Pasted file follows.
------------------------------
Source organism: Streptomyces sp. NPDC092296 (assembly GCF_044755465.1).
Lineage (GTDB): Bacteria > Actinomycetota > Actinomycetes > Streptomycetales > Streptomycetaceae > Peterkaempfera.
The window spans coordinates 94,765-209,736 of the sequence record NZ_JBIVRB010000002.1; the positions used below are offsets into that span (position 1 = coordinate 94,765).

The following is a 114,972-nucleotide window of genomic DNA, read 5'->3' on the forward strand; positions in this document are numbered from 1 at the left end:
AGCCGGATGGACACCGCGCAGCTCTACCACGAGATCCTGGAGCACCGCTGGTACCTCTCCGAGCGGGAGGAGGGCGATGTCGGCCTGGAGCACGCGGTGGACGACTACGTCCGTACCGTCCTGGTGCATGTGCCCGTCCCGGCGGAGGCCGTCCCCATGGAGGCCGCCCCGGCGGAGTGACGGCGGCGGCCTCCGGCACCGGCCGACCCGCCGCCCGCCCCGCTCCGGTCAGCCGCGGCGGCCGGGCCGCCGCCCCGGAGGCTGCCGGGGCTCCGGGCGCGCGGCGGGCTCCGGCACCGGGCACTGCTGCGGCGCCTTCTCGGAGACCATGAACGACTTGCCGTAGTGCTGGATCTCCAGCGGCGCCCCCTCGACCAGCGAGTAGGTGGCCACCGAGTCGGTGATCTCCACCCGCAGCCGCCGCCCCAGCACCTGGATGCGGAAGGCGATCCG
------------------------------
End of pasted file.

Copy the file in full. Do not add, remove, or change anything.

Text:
Source organism: Streptomyces sp. NPDC092296 (assembly GCF_044755465.1).
Lineage (GTDB): Bacteria > Actinomycetota > Actinomycetes > Streptomycetales > Streptomycetaceae > Peterkaempfera.
The window spans coordinates 94,765-209,736 of the sequence record NZ_JBIVRB010000002.1; the positions used below are offsets into that span (position 1 = coordinate 94,765).

The following is a 114,972-nucleotide window of genomic DNA, read 5'->3' on the forward strand; positions in this document are numbered from 1 at the left end:
AGCCGGATGGACACCGCGCAGCTCTACCACGAGATCCTGGAGCACCGCTGGTACCTCTCCGAGCGGGAGGAGGGCGATGTCGGCCTGGAGCACGCGGTGGACGACTACGTCCGTACCGTCCTGGTGCATGTGCCCGTCCCGGCGGAGGCCGTCCCCATGGAGGCCGCCCCGGCGGAGTGACGGCGGCGGCCTCCGGCACCGGCCGACCCGCCGCCCGCCCCGCTCCGGTCAGCCGCGGCGGCCGGGCCGCCGCCCCGGAGGCTGCCGGGGCTCCGGGCGCGCGGCGGGCTCCGGCACCGGGCACTGCTGCGGCGCCTTCTCGGAGACCATGAACGACTTGCCGTAGTGCTGGATCTCCAGCGGCGCCCCCTCGACCAGCGAGTAGGTGGCCACCGAGTCGGTGATCTCCACCCGCAGCCGCCGCCCCAGCACCTGGATGCGGAAGGCGATCCG